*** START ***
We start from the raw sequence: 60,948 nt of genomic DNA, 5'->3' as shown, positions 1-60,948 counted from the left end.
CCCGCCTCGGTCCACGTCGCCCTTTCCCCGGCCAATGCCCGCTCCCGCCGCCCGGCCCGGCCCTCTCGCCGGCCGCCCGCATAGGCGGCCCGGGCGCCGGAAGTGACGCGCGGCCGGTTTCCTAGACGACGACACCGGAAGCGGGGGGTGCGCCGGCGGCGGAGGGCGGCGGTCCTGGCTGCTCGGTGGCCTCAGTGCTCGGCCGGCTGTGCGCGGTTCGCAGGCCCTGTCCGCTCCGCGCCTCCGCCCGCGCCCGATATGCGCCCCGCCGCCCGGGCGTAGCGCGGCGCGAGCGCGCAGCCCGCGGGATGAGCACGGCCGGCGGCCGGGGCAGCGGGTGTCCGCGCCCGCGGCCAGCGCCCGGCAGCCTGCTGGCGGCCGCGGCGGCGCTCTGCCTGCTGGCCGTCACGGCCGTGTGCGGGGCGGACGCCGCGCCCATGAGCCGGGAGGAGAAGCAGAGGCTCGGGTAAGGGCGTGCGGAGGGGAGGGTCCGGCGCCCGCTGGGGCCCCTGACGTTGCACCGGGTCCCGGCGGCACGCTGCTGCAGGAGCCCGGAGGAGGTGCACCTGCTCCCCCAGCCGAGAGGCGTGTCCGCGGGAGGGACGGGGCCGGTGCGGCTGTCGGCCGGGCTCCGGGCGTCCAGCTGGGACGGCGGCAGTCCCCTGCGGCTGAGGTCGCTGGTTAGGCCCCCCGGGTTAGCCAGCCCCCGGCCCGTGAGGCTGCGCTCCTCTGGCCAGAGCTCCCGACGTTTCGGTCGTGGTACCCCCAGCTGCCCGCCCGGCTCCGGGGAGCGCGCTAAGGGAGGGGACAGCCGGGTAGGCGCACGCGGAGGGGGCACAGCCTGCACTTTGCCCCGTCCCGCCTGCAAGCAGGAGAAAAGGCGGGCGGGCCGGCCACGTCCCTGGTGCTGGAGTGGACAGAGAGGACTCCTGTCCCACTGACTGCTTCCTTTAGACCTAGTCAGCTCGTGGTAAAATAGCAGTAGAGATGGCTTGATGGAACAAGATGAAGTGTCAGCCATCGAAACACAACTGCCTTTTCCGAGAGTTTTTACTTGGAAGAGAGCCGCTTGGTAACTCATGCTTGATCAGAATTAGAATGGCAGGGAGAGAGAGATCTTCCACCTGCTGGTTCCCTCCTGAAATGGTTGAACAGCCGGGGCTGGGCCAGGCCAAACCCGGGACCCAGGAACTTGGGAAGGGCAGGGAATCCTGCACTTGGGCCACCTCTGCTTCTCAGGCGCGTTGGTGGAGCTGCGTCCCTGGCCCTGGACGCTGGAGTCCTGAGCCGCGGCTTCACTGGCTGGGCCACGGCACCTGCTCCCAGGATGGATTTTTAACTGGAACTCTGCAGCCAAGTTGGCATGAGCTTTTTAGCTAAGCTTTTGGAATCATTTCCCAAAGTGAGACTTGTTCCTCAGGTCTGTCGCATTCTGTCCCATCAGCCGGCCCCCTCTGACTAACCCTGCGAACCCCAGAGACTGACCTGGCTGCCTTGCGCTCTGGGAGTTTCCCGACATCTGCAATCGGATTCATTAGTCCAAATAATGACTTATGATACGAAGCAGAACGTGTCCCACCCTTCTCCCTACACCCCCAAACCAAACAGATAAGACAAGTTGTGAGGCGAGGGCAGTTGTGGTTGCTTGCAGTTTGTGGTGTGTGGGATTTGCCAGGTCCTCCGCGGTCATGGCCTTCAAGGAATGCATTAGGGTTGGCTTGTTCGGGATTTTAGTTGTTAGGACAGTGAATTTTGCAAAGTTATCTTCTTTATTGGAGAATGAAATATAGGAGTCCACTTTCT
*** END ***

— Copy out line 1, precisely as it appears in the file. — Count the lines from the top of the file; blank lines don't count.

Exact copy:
We start from the raw sequence: 60,948 nt of genomic DNA, 5'->3' as shown, positions 1-60,948 counted from the left end.